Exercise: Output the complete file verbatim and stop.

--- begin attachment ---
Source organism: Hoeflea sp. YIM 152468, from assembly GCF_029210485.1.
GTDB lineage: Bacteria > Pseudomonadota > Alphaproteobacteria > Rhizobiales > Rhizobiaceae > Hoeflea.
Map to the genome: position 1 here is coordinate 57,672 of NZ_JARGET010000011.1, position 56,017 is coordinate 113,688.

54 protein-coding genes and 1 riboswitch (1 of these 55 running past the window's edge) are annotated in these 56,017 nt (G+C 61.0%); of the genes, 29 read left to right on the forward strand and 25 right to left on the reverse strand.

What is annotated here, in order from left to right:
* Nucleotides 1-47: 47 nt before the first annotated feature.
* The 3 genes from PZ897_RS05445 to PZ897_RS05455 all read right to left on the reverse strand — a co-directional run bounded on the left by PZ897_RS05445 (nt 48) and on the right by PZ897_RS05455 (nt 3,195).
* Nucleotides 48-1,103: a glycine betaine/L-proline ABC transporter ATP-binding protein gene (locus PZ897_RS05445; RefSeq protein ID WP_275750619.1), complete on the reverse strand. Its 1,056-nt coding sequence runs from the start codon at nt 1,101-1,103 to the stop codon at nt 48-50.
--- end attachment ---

Source organism: Hoeflea sp. YIM 152468, from assembly GCF_029210485.1.
GTDB lineage: Bacteria > Pseudomonadota > Alphaproteobacteria > Rhizobiales > Rhizobiaceae > Hoeflea.
Map to the genome: position 1 here is coordinate 57,672 of NZ_JARGET010000011.1, position 56,017 is coordinate 113,688.

54 protein-coding genes and 1 riboswitch (1 of these 55 running past the window's edge) are annotated in these 56,017 nt (G+C 61.0%); of the genes, 29 read left to right on the forward strand and 25 right to left on the reverse strand.

What is annotated here, in order from left to right:
* Nucleotides 1-47: 47 nt before the first annotated feature.
* The 3 genes from PZ897_RS05445 to PZ897_RS05455 all read right to left on the reverse strand — a co-directional run bounded on the left by PZ897_RS05445 (nt 48) and on the right by PZ897_RS05455 (nt 3,195).
* Nucleotides 48-1,103: a glycine betaine/L-proline ABC transporter ATP-binding protein gene (locus PZ897_RS05445; RefSeq protein ID WP_275750619.1), complete on the reverse strand. Its 1,056-nt coding sequence runs from the start codon at nt 1,101-1,103 to the stop codon at nt 48-50.